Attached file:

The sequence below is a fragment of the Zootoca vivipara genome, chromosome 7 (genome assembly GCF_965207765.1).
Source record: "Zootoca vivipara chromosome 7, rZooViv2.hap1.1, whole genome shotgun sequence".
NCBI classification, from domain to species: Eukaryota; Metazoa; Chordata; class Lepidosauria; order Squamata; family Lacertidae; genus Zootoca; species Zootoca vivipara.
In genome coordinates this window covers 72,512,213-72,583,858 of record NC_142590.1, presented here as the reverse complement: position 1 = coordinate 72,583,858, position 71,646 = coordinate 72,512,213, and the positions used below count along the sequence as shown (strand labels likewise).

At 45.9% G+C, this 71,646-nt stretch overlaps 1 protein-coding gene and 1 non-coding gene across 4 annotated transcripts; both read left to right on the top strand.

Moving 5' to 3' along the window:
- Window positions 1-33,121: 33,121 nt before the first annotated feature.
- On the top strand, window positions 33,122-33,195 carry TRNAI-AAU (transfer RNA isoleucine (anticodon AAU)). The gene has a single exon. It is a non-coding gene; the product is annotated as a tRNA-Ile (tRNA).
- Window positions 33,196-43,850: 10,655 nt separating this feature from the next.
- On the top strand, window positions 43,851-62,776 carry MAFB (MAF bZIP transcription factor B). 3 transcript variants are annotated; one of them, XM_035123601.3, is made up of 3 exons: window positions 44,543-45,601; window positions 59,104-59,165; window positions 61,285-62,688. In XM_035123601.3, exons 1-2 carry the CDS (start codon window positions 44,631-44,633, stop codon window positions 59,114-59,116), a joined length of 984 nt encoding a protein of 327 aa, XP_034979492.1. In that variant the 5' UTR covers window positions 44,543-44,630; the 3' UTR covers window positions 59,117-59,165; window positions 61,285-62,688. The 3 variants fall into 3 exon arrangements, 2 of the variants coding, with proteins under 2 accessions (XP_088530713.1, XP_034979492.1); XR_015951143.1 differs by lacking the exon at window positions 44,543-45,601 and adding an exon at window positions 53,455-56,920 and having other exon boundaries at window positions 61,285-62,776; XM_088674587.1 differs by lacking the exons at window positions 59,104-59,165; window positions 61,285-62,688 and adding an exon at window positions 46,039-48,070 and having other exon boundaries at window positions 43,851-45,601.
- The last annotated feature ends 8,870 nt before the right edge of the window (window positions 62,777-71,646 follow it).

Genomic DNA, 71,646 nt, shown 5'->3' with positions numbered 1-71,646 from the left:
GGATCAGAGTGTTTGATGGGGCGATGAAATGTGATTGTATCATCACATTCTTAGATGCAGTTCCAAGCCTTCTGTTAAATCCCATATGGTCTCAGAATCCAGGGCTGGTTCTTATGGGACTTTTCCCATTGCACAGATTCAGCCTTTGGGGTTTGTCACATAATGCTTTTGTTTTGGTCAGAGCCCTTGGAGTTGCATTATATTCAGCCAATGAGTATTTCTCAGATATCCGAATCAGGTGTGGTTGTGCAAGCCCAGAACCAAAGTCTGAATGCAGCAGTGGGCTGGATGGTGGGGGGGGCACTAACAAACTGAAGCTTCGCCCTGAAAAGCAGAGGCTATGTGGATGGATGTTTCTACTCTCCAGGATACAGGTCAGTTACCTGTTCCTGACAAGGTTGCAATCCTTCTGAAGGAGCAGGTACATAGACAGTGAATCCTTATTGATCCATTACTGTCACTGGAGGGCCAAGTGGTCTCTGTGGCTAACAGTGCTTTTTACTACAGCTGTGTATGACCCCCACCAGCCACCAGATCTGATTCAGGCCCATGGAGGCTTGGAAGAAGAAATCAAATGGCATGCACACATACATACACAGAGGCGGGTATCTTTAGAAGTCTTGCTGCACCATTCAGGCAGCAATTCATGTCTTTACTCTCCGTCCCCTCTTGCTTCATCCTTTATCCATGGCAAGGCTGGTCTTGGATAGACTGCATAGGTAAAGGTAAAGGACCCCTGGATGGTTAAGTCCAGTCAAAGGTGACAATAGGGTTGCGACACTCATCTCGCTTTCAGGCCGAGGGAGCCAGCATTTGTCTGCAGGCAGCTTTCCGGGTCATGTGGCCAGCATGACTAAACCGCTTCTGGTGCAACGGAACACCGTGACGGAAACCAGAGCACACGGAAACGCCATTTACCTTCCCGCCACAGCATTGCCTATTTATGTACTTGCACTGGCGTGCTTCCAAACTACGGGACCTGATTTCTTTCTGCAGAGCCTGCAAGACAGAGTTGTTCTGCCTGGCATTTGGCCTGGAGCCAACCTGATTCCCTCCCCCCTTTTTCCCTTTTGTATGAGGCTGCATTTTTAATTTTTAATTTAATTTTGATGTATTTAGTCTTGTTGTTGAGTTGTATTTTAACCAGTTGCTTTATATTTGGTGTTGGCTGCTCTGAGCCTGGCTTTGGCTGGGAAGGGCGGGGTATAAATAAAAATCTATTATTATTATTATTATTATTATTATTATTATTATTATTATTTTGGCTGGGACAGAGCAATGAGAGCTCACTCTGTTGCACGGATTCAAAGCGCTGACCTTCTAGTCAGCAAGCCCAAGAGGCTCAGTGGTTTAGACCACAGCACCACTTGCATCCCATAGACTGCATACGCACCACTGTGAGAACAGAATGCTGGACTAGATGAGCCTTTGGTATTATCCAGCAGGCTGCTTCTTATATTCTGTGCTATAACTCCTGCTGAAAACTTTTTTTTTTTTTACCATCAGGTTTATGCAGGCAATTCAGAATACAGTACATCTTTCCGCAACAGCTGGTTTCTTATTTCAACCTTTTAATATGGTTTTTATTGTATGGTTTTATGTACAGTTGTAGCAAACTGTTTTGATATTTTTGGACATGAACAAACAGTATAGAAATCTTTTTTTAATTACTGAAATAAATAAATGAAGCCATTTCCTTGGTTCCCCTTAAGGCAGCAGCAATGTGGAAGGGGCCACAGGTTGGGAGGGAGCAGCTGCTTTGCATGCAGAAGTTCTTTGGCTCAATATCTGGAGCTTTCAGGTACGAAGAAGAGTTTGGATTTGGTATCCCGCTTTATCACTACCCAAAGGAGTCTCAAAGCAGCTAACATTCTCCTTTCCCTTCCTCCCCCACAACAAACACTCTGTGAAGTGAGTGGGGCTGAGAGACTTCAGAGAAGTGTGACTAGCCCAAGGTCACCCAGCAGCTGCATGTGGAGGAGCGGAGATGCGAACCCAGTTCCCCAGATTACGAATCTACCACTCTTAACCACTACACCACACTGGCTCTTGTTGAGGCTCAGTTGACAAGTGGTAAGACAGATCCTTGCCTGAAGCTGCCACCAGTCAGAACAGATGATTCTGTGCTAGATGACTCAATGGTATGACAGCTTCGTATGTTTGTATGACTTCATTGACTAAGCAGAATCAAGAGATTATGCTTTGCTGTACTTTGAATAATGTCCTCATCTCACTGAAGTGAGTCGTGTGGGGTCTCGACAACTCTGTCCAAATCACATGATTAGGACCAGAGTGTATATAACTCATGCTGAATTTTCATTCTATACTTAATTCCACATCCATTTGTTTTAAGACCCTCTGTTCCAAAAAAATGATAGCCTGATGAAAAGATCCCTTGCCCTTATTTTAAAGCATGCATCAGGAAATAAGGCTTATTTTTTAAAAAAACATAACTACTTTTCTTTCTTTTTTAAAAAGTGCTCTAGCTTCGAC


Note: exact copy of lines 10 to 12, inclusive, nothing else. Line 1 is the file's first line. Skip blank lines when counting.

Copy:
- On the top strand, window positions 43,851-62,776 carry MAFB (MAF bZIP transcription factor B). 3 transcript variants are annotated; one of them, XM_035123601.3, is made up of 3 exons: window positions 44,543-45,601; window positions 59,104-59,165; window positions 61,285-62,688. In XM_035123601.3, exons 1-2 carry the CDS (start codon window positions 44,631-44,633, stop codon window positions 59,114-59,116), a joined length of 984 nt encoding a protein of 327 aa, XP_034979492.1. In that variant the 5' UTR covers window positions 44,543-44,630; the 3' UTR covers window positions 59,117-59,165; window positions 61,285-62,688. The 3 variants fall into 3 exon arrangements, 2 of the variants coding, with proteins under 2 accessions (XP_088530713.1, XP_034979492.1); XR_015951143.1 differs by lacking the exon at window positions 44,543-45,601 and adding an exon at window positions 53,455-56,920 and having other exon boundaries at window positions 61,285-62,776; XM_088674587.1 differs by lacking the exons at window positions 59,104-59,165; window positions 61,285-62,688 and adding an exon at window positions 46,039-48,070 and having other exon boundaries at window positions 43,851-45,601.
- The last annotated feature ends 8,870 nt before the right edge of the window (window positions 62,777-71,646 follow it).

Genomic DNA, 71,646 nt, shown 5'->3' with positions numbered 1-71,646 from the left: